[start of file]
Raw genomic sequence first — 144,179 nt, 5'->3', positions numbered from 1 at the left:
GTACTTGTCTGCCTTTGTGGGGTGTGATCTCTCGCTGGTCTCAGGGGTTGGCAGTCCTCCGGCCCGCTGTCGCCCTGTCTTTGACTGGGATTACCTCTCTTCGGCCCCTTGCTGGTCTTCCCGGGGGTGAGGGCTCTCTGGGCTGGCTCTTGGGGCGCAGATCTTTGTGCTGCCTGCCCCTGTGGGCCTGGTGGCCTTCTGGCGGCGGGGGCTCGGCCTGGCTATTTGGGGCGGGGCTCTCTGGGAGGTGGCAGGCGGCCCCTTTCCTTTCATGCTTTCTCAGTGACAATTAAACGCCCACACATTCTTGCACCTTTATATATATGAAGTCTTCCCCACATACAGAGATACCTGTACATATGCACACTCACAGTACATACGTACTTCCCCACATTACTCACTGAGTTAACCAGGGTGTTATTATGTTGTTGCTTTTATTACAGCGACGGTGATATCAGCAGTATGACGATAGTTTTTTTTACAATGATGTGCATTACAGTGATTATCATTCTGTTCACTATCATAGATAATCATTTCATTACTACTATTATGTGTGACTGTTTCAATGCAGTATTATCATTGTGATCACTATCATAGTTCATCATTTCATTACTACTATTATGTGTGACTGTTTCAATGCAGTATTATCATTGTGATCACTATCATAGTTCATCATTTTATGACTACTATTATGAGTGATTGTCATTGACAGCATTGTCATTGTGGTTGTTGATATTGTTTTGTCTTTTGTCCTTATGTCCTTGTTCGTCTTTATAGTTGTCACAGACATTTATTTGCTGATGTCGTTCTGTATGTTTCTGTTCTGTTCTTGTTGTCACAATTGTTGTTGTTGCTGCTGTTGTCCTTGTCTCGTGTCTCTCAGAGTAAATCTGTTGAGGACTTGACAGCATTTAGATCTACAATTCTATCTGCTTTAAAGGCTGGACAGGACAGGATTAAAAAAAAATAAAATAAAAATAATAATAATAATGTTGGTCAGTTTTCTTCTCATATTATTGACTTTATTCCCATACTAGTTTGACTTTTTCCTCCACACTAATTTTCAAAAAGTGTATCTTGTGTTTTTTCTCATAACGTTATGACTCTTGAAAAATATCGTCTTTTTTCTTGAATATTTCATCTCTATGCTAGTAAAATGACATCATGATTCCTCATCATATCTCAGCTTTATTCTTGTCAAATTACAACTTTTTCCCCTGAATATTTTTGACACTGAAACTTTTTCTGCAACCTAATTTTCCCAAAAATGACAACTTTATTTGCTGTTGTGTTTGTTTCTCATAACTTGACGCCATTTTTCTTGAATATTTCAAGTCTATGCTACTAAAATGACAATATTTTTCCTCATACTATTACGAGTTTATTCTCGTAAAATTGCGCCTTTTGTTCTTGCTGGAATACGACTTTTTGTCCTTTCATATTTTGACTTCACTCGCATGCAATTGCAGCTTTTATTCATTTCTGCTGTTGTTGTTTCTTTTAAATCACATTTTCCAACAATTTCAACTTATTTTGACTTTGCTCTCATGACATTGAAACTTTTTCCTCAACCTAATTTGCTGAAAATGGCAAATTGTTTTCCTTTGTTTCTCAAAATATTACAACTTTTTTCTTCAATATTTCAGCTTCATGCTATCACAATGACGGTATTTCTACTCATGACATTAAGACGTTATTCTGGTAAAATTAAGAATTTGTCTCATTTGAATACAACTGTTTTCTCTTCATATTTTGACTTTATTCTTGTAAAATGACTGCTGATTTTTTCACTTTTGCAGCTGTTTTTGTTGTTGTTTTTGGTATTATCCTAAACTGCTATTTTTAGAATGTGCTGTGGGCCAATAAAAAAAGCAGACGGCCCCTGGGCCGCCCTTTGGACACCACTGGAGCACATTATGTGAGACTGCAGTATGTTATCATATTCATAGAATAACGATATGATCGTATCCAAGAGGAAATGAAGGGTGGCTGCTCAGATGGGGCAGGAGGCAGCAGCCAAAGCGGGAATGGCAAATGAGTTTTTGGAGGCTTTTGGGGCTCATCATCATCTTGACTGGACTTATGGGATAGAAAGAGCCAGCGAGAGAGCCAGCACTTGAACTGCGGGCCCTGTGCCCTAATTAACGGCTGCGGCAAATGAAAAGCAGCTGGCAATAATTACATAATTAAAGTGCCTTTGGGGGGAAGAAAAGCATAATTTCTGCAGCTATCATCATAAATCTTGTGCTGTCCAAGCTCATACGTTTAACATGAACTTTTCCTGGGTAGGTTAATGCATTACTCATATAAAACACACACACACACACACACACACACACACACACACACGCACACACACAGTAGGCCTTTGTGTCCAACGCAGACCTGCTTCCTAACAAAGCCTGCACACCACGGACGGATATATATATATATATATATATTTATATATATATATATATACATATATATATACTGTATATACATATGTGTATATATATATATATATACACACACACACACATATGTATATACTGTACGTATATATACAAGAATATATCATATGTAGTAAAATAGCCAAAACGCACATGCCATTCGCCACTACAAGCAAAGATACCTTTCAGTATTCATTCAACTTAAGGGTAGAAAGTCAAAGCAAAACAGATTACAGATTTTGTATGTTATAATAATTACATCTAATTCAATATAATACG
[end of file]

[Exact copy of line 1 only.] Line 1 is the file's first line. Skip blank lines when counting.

Raw genomic sequence first — 144,179 nt, 5'->3', positions numbered from 1 at the left: